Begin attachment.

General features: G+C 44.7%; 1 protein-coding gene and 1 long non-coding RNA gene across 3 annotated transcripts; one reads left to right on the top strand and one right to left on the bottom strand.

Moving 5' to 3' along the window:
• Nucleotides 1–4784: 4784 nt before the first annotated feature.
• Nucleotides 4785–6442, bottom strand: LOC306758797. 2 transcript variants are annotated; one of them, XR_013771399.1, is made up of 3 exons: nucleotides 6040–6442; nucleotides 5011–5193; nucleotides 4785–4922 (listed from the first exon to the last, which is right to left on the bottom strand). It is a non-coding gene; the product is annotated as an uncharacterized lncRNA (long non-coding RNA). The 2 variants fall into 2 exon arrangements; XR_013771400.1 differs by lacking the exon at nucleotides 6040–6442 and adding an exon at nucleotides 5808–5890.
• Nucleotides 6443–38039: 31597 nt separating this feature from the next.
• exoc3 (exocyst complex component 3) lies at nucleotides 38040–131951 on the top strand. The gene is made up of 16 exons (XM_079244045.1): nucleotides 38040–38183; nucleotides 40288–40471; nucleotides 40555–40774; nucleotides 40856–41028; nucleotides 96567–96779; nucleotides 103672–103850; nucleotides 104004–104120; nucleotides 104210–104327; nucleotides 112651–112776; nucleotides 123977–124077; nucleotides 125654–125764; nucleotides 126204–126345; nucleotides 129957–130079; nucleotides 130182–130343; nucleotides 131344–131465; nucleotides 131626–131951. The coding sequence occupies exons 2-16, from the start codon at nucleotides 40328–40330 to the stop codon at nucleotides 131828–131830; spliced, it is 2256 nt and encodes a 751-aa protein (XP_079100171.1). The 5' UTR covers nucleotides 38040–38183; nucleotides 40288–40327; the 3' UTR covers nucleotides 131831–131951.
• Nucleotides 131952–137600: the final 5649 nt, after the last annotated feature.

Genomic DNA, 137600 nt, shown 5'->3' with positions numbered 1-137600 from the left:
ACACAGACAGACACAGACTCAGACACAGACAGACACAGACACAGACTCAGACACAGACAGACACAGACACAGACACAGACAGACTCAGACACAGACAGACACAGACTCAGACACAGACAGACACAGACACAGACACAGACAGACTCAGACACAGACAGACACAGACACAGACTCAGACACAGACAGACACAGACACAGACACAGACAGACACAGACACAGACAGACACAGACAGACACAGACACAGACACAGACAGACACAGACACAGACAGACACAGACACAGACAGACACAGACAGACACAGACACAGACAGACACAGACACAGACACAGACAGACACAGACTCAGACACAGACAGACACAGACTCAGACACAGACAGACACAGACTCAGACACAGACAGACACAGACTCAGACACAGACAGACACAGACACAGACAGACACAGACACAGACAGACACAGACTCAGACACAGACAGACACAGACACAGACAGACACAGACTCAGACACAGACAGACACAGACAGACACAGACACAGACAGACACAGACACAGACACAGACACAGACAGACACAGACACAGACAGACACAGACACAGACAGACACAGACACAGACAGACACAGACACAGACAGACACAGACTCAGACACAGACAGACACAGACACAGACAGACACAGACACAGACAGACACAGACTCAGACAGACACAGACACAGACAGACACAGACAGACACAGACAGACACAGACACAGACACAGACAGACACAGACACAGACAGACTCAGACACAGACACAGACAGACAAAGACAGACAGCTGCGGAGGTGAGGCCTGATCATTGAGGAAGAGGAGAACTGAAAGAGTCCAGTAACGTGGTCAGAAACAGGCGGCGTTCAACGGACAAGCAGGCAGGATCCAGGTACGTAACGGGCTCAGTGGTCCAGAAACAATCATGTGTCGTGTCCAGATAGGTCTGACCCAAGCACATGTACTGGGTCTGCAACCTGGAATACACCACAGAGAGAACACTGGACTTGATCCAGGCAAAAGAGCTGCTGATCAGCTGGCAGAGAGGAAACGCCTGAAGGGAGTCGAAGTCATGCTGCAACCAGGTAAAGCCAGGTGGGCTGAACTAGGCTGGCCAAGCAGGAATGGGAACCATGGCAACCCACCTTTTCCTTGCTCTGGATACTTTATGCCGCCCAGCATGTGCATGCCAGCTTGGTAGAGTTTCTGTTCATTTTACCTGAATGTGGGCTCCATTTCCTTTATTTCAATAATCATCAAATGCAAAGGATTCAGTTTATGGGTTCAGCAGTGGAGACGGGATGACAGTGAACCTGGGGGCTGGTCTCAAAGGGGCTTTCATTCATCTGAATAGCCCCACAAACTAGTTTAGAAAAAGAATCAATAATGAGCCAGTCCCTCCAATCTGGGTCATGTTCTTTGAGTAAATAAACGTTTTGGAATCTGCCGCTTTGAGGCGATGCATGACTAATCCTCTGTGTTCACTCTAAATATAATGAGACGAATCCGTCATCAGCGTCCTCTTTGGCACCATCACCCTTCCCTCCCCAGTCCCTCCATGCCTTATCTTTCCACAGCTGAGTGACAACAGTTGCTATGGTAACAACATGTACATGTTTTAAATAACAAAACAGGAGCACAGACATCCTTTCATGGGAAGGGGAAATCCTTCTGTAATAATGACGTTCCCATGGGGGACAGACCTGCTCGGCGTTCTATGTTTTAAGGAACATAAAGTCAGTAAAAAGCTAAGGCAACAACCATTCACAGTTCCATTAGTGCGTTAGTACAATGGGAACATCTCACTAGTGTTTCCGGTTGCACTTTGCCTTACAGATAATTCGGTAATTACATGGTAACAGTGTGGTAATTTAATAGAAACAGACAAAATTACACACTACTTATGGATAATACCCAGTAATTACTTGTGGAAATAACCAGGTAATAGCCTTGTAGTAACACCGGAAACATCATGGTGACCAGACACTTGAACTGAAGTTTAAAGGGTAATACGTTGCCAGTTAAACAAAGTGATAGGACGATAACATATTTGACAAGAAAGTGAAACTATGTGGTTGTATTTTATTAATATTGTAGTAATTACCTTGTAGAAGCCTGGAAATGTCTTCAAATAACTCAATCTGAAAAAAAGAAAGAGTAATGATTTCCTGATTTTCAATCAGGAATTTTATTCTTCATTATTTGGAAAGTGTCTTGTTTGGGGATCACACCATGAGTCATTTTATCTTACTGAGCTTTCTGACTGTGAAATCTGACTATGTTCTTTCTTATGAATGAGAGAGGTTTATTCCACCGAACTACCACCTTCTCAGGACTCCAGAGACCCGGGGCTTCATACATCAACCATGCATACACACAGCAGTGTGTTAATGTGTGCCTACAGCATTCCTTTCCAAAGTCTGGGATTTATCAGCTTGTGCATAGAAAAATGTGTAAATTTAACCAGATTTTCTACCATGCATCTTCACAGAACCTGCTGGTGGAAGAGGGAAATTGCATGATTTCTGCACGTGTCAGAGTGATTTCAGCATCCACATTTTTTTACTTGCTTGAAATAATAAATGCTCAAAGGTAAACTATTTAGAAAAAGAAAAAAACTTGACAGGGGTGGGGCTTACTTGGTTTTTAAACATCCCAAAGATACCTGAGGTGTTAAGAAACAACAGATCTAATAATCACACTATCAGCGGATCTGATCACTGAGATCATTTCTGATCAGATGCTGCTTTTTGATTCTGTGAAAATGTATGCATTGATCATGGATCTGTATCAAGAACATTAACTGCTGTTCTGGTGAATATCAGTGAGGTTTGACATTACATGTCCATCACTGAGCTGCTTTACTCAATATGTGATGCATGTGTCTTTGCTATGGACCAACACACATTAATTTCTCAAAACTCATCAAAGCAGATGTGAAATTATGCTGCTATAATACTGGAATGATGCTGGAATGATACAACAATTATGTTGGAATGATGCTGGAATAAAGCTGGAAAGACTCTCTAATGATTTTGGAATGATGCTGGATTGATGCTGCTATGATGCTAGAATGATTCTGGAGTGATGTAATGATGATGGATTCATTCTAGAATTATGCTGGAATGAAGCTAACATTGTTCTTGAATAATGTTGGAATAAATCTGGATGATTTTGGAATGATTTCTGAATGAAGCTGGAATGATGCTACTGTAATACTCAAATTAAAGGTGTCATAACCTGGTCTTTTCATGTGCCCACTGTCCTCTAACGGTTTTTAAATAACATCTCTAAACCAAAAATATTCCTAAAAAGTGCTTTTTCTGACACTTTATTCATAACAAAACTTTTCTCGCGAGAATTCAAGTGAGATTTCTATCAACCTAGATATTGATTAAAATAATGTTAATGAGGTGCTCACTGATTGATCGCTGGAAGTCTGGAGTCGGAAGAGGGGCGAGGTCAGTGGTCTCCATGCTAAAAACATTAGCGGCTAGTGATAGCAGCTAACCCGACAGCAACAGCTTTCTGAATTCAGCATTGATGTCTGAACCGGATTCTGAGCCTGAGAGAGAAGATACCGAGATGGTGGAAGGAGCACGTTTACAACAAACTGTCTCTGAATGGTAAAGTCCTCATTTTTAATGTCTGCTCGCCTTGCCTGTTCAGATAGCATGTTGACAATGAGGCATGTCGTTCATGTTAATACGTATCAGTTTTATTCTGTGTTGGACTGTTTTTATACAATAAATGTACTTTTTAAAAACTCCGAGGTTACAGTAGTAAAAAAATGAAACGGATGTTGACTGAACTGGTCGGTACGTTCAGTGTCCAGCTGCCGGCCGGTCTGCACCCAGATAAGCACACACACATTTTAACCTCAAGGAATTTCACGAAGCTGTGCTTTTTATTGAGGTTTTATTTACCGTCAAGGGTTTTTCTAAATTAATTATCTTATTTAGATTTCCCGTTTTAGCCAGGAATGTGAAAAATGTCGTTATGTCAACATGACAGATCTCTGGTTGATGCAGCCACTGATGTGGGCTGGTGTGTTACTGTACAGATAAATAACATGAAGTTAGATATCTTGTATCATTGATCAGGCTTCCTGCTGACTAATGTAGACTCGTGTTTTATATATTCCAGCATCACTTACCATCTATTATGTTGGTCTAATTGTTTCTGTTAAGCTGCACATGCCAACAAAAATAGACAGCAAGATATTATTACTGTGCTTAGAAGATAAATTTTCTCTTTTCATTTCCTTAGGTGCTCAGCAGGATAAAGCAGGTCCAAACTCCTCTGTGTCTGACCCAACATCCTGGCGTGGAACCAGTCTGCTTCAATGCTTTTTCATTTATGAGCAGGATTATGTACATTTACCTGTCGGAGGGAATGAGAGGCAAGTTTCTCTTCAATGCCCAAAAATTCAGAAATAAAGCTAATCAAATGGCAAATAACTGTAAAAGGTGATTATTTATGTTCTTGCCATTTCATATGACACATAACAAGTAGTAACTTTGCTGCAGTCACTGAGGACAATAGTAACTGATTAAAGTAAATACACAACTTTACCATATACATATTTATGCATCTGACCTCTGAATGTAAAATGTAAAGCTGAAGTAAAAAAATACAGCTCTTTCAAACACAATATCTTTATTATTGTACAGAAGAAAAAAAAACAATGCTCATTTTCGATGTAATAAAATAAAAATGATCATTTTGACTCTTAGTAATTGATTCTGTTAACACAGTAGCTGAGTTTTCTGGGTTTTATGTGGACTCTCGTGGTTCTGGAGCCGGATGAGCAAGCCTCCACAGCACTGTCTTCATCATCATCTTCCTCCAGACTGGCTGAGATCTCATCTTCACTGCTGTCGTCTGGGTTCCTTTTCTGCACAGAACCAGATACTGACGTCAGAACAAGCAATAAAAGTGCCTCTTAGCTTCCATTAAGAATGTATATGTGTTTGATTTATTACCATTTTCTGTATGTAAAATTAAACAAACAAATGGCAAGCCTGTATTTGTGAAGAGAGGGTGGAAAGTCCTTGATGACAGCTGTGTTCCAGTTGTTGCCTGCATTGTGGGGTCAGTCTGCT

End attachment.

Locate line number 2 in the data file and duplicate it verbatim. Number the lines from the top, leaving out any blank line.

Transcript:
Moving 5' to 3' along the window: